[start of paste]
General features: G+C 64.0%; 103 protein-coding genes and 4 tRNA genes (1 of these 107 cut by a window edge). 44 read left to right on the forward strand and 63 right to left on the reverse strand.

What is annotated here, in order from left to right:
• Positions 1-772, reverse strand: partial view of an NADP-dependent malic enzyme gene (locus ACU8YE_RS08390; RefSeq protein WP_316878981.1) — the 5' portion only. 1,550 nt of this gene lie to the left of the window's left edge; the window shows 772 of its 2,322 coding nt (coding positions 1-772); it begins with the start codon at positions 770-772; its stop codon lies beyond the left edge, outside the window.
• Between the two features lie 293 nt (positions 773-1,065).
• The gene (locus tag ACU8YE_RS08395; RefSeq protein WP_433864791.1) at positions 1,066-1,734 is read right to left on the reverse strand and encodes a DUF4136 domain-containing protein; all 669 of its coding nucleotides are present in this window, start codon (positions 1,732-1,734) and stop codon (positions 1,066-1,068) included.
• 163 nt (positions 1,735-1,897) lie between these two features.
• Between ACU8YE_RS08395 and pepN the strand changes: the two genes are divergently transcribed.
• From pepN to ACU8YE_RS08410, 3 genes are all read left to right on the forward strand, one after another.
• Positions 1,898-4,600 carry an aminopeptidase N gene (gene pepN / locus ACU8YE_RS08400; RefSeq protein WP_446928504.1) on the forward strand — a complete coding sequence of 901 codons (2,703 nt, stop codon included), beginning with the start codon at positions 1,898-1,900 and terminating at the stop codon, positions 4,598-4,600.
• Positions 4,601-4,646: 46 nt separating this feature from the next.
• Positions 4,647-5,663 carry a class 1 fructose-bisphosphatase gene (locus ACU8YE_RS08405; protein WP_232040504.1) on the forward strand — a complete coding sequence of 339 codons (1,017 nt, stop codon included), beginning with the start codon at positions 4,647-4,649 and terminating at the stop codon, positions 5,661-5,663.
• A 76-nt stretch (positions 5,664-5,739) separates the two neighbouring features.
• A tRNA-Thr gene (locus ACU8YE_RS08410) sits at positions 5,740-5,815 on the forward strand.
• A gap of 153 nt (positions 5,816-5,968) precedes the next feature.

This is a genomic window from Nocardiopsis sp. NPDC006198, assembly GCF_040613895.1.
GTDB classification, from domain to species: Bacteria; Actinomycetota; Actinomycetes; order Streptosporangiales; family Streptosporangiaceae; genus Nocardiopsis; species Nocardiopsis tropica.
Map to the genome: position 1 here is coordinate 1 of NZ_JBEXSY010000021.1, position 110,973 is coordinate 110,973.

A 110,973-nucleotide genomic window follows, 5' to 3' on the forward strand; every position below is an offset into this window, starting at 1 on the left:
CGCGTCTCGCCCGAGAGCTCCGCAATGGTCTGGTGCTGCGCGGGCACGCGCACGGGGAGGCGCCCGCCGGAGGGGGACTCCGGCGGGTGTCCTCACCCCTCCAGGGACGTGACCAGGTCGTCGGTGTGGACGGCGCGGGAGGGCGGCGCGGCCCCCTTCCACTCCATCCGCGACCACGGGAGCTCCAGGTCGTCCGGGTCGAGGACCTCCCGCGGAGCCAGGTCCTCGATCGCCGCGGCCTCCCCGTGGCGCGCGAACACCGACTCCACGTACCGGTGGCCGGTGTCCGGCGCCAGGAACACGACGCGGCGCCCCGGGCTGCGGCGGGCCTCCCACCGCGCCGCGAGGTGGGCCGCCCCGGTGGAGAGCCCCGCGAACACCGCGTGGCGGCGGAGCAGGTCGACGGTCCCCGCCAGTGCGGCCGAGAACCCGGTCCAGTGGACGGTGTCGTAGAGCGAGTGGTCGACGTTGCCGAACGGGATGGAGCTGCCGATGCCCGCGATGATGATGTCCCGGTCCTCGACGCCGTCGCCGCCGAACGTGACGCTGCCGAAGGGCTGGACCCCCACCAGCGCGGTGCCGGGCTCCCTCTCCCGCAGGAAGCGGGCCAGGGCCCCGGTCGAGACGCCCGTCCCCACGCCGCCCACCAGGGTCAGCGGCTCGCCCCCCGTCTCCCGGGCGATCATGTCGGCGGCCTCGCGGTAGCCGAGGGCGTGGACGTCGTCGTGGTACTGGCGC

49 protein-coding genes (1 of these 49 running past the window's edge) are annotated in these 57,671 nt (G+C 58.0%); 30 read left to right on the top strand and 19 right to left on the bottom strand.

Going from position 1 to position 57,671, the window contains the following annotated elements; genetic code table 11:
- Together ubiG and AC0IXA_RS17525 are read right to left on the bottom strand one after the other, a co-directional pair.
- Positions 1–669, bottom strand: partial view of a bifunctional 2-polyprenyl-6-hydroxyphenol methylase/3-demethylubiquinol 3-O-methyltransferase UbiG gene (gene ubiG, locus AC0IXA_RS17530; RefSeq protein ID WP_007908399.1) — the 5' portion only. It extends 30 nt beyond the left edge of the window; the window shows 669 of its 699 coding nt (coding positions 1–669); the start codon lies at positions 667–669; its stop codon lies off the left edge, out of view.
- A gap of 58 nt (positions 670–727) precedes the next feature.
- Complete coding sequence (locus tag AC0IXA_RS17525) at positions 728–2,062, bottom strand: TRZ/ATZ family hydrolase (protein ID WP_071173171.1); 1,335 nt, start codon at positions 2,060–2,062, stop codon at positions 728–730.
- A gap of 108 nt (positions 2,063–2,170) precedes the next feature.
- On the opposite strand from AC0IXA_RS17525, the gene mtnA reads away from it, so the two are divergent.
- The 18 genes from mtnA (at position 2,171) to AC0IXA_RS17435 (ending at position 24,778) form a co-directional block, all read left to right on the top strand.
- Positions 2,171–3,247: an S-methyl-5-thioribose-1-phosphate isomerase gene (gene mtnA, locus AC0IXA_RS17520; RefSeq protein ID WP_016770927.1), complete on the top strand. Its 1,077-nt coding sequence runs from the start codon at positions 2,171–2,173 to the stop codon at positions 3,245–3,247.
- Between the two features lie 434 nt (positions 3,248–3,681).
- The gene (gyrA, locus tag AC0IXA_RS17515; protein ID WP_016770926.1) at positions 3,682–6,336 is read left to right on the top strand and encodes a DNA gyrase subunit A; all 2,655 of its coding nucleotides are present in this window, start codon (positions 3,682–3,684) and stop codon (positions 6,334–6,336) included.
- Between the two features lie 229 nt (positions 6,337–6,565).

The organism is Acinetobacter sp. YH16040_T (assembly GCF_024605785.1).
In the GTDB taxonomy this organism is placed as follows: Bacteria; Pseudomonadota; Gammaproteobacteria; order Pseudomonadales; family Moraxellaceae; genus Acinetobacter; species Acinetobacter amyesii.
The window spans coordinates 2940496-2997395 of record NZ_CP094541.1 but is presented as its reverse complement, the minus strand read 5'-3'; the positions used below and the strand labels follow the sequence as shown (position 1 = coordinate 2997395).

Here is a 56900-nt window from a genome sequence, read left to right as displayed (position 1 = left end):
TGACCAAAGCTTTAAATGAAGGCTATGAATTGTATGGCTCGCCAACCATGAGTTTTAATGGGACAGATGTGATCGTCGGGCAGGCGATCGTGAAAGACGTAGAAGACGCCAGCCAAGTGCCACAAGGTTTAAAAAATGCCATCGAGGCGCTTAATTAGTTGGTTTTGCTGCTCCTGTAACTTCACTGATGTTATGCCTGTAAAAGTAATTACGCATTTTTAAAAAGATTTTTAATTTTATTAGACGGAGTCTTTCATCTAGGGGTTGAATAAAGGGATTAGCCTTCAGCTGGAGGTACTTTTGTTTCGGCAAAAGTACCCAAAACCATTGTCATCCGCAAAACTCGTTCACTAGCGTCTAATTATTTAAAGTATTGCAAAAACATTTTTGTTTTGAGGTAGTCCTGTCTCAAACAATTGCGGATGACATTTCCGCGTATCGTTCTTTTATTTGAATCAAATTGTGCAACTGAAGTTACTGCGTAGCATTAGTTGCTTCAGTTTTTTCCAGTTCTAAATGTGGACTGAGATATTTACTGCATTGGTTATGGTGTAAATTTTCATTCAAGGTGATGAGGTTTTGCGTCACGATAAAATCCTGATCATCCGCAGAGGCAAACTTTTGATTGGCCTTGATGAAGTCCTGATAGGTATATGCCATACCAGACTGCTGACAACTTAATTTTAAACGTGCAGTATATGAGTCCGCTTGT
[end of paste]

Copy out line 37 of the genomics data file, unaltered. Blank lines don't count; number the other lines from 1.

TGACCAAAGCTTTAAATGAAGGCTATGAATTGTATGGCTCGCCAACCATGAGTTTTAATGGGACAGATGTGATCGTCGGGCAGGCGATCGTGAAAGACGTAGAAGACGCCAGCCAAGTGCCACAAGGTTTAAAAAATGCCATCGAGGCGCTTAATTAGTTGGTTTTGCTGCTCCTGTAACTTCACTGATGTTATGCCTGTAAAAGTAATTACGCATTTTTAAAAAGATTTTTAATTTTATTAGACGGAGTCTTTCATCTAGGGGTTGAATAAAGGGATTAGCCTTCAGCTGGAGGTACTTTTGTTTCGGCAAAAGTACCCAAAACCATTGTCATCCGCAAAACTCGTTCACTAGCGTCTAATTATTTAAAGTATTGCAAAAACATTTTTGTTTTGAGGTAGTCCTGTCTCAAACAATTGCGGATGACATTTCCGCGTATCGTTCTTTTATTTGAATCAAATTGTGCAACTGAAGTTACTGCGTAGCATTAGTTGCTTCAGTTTTTTCCAGTTCTAAATGTGGACTGAGATATTTACTGCATTGGTTATGGTGTAAATTTTCATTCAAGGTGATGAGGTTTTGCGTCACGATAAAATCCTGATCATCCGCAGAGGCAAACTTTTGATTGGCCTTGATGAAGTCCTGATAGGTATATGCCATACCAGACTGCTGACAACTTAATTTTAAACGTGCAGTATATGAGTCCGCTTGT